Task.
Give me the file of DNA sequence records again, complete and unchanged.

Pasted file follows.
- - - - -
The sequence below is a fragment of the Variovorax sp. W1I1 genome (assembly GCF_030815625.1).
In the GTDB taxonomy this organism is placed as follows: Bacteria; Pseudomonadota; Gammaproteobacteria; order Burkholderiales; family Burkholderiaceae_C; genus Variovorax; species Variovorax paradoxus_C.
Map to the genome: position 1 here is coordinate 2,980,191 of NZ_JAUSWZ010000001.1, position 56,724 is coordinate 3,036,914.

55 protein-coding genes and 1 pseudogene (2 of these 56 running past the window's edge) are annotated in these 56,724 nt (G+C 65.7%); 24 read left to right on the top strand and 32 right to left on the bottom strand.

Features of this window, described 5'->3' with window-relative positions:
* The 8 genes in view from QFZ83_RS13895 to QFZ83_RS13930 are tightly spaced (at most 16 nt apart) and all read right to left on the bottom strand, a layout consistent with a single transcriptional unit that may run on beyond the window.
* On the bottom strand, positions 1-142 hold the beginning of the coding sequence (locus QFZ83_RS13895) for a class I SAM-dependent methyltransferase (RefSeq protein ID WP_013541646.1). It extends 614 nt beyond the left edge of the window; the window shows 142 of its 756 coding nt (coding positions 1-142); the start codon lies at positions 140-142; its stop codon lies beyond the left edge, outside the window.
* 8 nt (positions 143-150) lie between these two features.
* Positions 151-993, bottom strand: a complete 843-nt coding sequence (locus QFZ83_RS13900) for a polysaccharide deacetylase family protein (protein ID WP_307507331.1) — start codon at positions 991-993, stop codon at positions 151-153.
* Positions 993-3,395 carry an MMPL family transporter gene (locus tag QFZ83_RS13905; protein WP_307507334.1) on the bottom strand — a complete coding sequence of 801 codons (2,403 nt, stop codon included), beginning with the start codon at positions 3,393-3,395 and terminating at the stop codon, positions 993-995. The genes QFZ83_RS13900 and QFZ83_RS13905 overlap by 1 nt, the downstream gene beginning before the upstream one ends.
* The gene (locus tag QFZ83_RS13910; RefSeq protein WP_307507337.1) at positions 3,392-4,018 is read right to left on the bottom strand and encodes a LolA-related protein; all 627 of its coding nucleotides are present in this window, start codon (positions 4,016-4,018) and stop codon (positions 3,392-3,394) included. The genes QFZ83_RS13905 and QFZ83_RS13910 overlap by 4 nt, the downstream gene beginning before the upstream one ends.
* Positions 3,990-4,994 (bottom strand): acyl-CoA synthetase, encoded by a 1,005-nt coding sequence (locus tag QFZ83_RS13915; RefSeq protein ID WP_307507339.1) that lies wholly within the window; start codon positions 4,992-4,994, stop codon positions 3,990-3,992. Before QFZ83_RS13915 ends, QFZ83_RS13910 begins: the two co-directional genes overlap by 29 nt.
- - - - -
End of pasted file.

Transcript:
The sequence below is a fragment of the Variovorax sp. W1I1 genome (assembly GCF_030815625.1).
In the GTDB taxonomy this organism is placed as follows: Bacteria; Pseudomonadota; Gammaproteobacteria; order Burkholderiales; family Burkholderiaceae_C; genus Variovorax; species Variovorax paradoxus_C.
Map to the genome: position 1 here is coordinate 2,980,191 of NZ_JAUSWZ010000001.1, position 56,724 is coordinate 3,036,914.

55 protein-coding genes and 1 pseudogene (2 of these 56 running past the window's edge) are annotated in these 56,724 nt (G+C 65.7%); 24 read left to right on the top strand and 32 right to left on the bottom strand.

Features of this window, described 5'->3' with window-relative positions:
* The 8 genes in view from QFZ83_RS13895 to QFZ83_RS13930 are tightly spaced (at most 16 nt apart) and all read right to left on the bottom strand, a layout consistent with a single transcriptional unit that may run on beyond the window.
* On the bottom strand, positions 1-142 hold the beginning of the coding sequence (locus QFZ83_RS13895) for a class I SAM-dependent methyltransferase (RefSeq protein ID WP_013541646.1). It extends 614 nt beyond the left edge of the window; the window shows 142 of its 756 coding nt (coding positions 1-142); the start codon lies at positions 140-142; its stop codon lies beyond the left edge, outside the window.
* 8 nt (positions 143-150) lie between these two features.
* Positions 151-993, bottom strand: a complete 843-nt coding sequence (locus QFZ83_RS13900) for a polysaccharide deacetylase family protein (protein ID WP_307507331.1) — start codon at positions 991-993, stop codon at positions 151-153.
* Positions 993-3,395 carry an MMPL family transporter gene (locus tag QFZ83_RS13905; protein WP_307507334.1) on the bottom strand — a complete coding sequence of 801 codons (2,403 nt, stop codon included), beginning with the start codon at positions 3,393-3,395 and terminating at the stop codon, positions 993-995. The genes QFZ83_RS13900 and QFZ83_RS13905 overlap by 1 nt, the downstream gene beginning before the upstream one ends.
* The gene (locus tag QFZ83_RS13910; RefSeq protein WP_307507337.1) at positions 3,392-4,018 is read right to left on the bottom strand and encodes a LolA-related protein; all 627 of its coding nucleotides are present in this window, start codon (positions 4,016-4,018) and stop codon (positions 3,392-3,394) included. The genes QFZ83_RS13905 and QFZ83_RS13910 overlap by 4 nt, the downstream gene beginning before the upstream one ends.
* Positions 3,990-4,994 (bottom strand): acyl-CoA synthetase, encoded by a 1,005-nt coding sequence (locus tag QFZ83_RS13915; RefSeq protein ID WP_307507339.1) that lies wholly within the window; start codon positions 4,992-4,994, stop codon positions 3,990-3,992. Before QFZ83_RS13915 ends, QFZ83_RS13910 begins: the two co-directional genes overlap by 29 nt.